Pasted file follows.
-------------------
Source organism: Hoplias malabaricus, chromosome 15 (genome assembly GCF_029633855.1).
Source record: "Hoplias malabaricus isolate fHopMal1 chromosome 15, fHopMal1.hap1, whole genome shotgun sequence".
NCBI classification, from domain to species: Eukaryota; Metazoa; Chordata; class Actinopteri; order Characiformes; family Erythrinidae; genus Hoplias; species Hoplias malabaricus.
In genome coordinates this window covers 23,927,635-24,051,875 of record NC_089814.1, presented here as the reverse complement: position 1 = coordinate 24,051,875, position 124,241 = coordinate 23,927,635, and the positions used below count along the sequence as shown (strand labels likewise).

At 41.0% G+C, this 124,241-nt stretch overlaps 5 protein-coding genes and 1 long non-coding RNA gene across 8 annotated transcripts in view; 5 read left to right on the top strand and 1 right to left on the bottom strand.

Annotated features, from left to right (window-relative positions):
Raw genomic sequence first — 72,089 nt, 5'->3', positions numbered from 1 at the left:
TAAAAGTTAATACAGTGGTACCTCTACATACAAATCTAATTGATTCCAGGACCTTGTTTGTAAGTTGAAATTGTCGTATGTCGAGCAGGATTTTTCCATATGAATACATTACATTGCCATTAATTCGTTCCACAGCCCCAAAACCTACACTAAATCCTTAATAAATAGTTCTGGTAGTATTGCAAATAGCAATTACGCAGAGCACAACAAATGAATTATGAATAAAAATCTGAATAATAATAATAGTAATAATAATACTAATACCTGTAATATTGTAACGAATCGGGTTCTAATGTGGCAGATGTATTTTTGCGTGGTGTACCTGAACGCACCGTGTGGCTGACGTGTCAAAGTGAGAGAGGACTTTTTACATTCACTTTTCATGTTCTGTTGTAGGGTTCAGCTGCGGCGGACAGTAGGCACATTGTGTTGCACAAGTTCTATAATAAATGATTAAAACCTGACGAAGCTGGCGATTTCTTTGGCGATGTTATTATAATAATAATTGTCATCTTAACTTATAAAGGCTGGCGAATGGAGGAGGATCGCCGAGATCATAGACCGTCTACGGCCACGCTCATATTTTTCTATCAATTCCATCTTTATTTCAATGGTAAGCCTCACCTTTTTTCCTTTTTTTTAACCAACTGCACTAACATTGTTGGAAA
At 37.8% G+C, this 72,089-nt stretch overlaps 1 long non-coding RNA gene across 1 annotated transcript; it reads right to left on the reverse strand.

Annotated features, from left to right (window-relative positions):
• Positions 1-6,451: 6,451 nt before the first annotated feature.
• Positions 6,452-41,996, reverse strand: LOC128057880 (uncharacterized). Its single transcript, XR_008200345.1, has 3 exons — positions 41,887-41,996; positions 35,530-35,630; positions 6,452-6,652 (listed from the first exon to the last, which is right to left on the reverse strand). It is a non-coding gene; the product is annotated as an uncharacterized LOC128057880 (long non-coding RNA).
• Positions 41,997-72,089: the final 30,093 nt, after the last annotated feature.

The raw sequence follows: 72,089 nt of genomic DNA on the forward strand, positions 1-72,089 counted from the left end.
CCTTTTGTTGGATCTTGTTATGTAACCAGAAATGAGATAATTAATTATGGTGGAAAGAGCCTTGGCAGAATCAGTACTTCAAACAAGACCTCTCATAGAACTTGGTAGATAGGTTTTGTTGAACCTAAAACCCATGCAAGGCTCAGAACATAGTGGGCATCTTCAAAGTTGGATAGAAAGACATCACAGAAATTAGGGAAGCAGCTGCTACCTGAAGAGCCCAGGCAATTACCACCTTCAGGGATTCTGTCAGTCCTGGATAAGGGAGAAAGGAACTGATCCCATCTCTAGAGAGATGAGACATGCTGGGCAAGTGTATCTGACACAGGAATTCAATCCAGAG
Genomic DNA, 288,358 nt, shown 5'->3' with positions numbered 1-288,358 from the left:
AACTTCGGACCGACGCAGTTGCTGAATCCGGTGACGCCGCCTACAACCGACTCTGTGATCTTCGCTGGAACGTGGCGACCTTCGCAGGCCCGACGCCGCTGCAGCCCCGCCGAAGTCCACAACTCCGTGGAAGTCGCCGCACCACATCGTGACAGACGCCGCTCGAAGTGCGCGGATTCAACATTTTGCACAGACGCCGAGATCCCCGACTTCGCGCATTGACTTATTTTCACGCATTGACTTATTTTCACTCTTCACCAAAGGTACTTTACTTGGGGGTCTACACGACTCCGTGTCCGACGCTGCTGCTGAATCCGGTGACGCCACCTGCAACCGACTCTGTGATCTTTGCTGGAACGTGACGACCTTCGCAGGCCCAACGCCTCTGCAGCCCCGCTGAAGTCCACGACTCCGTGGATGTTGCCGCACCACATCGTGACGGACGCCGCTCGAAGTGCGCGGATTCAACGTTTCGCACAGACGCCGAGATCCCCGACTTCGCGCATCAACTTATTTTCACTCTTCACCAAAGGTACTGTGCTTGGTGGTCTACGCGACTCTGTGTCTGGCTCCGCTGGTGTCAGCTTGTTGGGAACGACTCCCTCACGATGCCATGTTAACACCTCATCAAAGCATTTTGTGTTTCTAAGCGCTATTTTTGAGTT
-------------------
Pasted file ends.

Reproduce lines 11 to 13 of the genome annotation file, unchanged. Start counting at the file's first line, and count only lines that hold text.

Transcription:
• Positions 1-6,451: 6,451 nt before the first annotated feature.
• Positions 6,452-41,996, reverse strand: LOC128057880 (uncharacterized). Its single transcript, XR_008200345.1, has 3 exons — positions 41,887-41,996; positions 35,530-35,630; positions 6,452-6,652 (listed from the first exon to the last, which is right to left on the reverse strand). It is a non-coding gene; the product is annotated as an uncharacterized LOC128057880 (long non-coding RNA).
• Positions 41,997-72,089: the final 30,093 nt, after the last annotated feature.